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Nigeria court rules cenbank governor can't be arrested pending plea

Source: Reuters - Sat, 22 Feb 2014 09:27 PM
Author: Reuters
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* President suspended cenbank chief on Thursday

* Sanusi had accused state oil firm of corruption

* Affair has hit bond, equity markets and currency

ABUJA, Feb 22 (Reuters) - A Nigerian court has issued an order on the security agencies, barring them from arresting suspended Central Bank Governor Lamido Sanusi, after he was briefly detained and his passport seized at the airport, a document viewed by Reuters showed.

Justice Buba Ibrahim issued the order on Friday, after Sanusi complained that his detention had breached his right to freedom of movement, since he had not yet been charged with committing the financial malpractices for which he was suspended.

President Goodluck Jonathan suspended Sanusi on Thursday, removing an outspoken critic of his government's record on corruption, citing "acts of financial recklessness".

Since the suspension, presidential spokesman Reuben Abati has accused the central bank of procurement irregularities during Sanusi's tenure, most of them dating back to 2011.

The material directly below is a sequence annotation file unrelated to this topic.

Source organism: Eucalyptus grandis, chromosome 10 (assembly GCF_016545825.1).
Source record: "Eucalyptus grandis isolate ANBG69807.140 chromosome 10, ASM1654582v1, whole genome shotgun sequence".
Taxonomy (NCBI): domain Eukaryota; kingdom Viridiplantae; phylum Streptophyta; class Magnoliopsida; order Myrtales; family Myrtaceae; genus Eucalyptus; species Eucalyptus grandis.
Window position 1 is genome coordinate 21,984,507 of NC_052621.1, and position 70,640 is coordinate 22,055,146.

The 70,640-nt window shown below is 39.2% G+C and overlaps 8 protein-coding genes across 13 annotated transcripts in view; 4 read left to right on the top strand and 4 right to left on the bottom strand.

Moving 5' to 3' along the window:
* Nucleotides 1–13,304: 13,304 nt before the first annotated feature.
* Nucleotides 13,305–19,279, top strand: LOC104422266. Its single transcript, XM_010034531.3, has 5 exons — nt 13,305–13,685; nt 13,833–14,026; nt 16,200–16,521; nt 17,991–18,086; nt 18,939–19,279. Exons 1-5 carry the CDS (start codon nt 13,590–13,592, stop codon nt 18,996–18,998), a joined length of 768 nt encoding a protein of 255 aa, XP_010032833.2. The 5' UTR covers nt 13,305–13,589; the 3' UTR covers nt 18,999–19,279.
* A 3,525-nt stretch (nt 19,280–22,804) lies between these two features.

Sanusi, who was due to end his term in June, had been presenting evidence to parliament that he said showed the state oil company Nigeria National Petroleum Corporation (NNPC) failed to pay $20 billion it owed to federal government coffers, fuelling suspicion his arrest was meant to silence him.

The presidency denies it was politically motivated.

NNPC has repeatedly denied Sanusi's allegations, which brought the bank governor into conflict with Jonathan's administration a year before presidential elections in Africa's leading oil producer.

The court ruling will remain in place until a case Sanusi brought alleging violation of his human rights in his brief airport detention, after he arrived back in the country from neighbouring Nigeria, has been decided, the judge said.

That case will continue on Feb. 28.

Sanusi's suspension caused panic in the markets, with the naira falling to record lows, as foreign investors sold off bonds, money and stocks.

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